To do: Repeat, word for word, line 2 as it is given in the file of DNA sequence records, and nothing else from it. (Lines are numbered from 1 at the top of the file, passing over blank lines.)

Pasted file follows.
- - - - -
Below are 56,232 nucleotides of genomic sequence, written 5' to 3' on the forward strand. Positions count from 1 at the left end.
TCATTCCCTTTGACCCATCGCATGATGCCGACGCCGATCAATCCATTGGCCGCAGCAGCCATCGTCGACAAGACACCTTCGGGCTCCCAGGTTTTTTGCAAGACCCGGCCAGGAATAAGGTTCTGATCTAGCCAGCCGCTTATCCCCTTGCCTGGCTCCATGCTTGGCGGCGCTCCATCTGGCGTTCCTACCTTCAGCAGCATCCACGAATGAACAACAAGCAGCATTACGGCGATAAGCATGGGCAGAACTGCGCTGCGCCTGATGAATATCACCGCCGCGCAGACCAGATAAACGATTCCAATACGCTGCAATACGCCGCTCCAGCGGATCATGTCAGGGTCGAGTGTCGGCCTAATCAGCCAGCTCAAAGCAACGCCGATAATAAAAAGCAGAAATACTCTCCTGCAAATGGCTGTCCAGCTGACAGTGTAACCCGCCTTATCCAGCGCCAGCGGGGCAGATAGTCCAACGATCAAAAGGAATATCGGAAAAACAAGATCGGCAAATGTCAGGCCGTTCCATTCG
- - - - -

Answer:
TCATTCCCTTTGACCCATCGCATGATGCCGACGCCGATCAATCCATTGGCCGCAGCAGCCATCGTCGACAAGACACCTTCGGGCTCCCAGGTTTTTTGCAAGACCCGGCCAGGAATAAGGTTCTGATCTAGCCAGCCGCTTATCCCCTTGCCTGGCTCCATGCTTGGCGGCGCTCCATCTGGCGTTCCTACCTTCAGCAGCATCCACGAATGAACAACAAGCAGCATTACGGCGATAAGCATGGGCAGAACTGCGCTGCGCCTGATGAATATCACCGCCGCGCAGACCAGATAAACGATTCCAATACGCTGCAATACGCCGCTCCAGCGGATCATGTCAGGGTCGAGTGTCGGCCTAATCAGCCAGCTCAAAGCAACGCCGATAATAAAAAGCAGAAATACTCTCCTGCAAATGGCTGTCCAGCTGACAGTGTAACCCGCCTTATCCAGCGCCAGCGGGGCAGATAGTCCAACGATCAAAAGGAATATCGGAAAAACAAGATCGGCAAATGTCAGGCCGTTCCATTCG